Much like some visitors might not associate Rio De Janeiro with a place where you can hire a car, other ways of playing games aren't always associated with iconic music. Indeed, while names like Playtech, Revolver Gaming and Microgaming might not be household names outside the gaming circle, the impact that they have had in making iconic games has helped to ensure that certain games, both online and offline, continue to be linked to popular music. In fact, theme music used in games helps to provide more than just background music for gamers. The world of gambling, for instance, has long been associated as inspiring the creation of iconic music, with songs like Ace of Spades and more modern classics like Poker Face from Lady Gaga all showing the inspiration card games have given music. Studies have also proved that while we concentrate on the video aspect of popular games there is the nostalgia factor according to Betway that has resonated with branding and psychology, particularly with the online slots industry. Anyone who has had the chance to play games like Sega's Sonic The Hedgehog will be all too aware of the dreaded change of music when time starts to run out! There is also music directly influenced by video games in recent years, with rapper MC Frontalot perhaps being the best-known example.
 

The Hell March: The Soundtrack to Excitement

In fact, for some games, the excitement of the action is fueled hugely by the way the background music reacts to the tempo of the game, or in some cases the music the gamer chooses. Indeed, the Hell March from Command & Conquer Red Alert is an iconic bit of music for fans of the PC game and helped it generate over $2.85million worth of sales. The music here was a major reason for this series becoming so popular and enjoying so much success, and it was no shock to see it included in the recent Video Games Live concert.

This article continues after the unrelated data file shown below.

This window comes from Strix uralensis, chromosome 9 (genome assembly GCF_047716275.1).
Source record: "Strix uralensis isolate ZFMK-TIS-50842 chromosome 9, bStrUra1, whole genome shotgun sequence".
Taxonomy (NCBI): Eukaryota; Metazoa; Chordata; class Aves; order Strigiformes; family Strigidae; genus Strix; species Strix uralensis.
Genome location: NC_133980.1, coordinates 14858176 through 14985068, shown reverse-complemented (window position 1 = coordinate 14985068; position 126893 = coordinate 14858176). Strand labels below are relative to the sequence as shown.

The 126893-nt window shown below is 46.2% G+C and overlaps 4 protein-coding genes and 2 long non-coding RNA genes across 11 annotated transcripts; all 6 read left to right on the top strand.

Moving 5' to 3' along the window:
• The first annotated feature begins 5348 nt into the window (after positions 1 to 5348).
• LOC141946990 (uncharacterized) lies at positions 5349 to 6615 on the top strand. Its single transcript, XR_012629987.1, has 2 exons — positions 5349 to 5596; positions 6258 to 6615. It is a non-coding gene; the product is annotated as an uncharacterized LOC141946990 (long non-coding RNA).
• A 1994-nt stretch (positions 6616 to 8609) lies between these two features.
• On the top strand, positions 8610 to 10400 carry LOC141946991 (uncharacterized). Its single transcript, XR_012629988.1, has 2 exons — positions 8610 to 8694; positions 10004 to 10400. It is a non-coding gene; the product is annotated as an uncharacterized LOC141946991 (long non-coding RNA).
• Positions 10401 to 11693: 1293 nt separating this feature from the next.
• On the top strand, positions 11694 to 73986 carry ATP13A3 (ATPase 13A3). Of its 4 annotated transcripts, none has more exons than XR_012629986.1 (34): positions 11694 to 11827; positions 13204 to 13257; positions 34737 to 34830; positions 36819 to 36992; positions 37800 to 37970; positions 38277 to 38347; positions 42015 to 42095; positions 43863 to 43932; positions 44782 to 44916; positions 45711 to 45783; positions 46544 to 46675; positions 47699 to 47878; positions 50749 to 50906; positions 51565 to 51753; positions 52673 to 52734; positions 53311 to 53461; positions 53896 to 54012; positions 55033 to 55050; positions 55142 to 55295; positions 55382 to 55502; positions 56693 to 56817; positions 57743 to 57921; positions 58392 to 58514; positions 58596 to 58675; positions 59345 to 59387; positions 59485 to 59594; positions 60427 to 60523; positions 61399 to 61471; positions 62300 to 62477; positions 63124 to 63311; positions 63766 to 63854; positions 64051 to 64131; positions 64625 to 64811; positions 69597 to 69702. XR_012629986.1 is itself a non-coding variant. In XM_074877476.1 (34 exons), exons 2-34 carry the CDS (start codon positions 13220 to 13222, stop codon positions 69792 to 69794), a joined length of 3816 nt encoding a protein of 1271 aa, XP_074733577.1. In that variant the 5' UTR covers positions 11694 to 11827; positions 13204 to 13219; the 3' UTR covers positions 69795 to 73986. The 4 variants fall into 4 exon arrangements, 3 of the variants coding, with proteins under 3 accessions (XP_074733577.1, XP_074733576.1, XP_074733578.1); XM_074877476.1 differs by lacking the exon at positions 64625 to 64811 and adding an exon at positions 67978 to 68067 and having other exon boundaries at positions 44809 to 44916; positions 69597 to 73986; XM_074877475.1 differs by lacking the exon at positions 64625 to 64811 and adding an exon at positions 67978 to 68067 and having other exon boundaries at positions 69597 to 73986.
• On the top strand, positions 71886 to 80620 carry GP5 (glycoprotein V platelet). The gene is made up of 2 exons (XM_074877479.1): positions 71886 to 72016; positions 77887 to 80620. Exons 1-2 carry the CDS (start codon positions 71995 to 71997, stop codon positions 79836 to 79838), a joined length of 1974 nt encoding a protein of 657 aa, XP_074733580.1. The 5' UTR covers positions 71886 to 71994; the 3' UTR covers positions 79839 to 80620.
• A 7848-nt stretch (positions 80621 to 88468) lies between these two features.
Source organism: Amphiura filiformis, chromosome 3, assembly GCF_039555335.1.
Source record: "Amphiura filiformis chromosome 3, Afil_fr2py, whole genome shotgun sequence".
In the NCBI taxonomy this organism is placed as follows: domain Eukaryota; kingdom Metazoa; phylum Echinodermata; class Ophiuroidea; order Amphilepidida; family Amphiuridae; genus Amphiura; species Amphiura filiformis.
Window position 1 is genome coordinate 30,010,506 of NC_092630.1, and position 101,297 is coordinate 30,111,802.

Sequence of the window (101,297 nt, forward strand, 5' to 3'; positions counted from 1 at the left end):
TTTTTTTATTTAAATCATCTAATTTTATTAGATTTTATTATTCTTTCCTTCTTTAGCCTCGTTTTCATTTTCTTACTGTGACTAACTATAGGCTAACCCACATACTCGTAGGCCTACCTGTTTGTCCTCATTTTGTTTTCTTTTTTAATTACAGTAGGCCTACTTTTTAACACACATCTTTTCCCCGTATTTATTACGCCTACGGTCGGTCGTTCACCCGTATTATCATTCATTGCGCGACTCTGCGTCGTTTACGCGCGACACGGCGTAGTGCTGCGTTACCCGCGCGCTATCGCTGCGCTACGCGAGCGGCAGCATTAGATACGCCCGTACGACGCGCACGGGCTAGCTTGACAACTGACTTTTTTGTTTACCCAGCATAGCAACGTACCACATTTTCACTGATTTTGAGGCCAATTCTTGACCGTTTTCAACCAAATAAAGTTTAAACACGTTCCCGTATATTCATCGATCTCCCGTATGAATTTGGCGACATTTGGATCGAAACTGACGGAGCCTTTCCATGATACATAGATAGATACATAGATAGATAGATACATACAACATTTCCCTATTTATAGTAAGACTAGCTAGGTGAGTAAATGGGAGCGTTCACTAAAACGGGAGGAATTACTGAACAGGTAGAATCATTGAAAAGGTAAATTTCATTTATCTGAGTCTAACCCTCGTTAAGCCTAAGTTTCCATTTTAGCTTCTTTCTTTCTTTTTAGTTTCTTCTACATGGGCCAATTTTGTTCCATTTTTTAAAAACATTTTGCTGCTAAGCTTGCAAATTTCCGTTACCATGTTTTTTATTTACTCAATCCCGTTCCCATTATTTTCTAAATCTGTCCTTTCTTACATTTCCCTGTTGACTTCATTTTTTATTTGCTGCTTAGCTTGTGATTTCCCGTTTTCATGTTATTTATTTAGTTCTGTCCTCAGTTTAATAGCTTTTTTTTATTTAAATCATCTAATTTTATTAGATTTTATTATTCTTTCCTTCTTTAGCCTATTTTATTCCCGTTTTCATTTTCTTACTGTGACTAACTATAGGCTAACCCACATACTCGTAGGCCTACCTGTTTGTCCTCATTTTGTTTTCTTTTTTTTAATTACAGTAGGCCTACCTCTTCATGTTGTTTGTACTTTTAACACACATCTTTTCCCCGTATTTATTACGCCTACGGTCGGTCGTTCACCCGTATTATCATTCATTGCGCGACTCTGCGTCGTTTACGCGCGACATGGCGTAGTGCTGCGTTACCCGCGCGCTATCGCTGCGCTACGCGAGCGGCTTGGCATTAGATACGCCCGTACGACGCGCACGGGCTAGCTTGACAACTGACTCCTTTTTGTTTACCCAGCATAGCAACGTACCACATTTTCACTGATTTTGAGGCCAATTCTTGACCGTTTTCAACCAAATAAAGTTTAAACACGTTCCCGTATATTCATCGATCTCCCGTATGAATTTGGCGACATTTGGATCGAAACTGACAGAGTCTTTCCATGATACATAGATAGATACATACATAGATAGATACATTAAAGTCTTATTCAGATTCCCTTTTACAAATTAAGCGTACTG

Perhaps, though, one of the very different approaches to the world of gaming and music came in the form of the more recent Grand Theft Auto games. Indeed, only GTA V has any original music in it. Instead, Rockstar used music from a range of different performers to allow gamers to enjoy different virtual radio stations during the game. This ability to change the music as you were driving your car helped gamers to find the perfect tune that fit with how they played the game and likely helped to increase the popularity of a game series that has made Rockstar an incredible amount of money, with GTA V alone having sold more than 75 million copies per IGN.

Rio Now Dancing to a Gaming Beat

The biggest statement that the Video Games Live concert makes is that Rio is now very much an epicenter of the gaming world. The concert has seriously reinforced the fact that the world of gaming and Rio go hand in hand. A new gaming tournament hosted its first eGames in Rio, showing that eSports are likely to be big here and that Rio is moving into the modern age of attractions; it’s not all about doing taking a tour of Sugar Loaf Mountain or enjoying Copacabana beach while enjoying the life of luxury at the Belmond Copacabana Palace!

Copacabana beach
Copacabana beach Credit: Flickr

With this in mind, the Video Games Live concerts could well turn out to be a watershed moment for Rio as they look to fully embrace the world of gaming and help to encourage more diverse tourism to a city that already has global appeal. If Rio can do this, it will not only have to rely upon its history to propel itself into the future.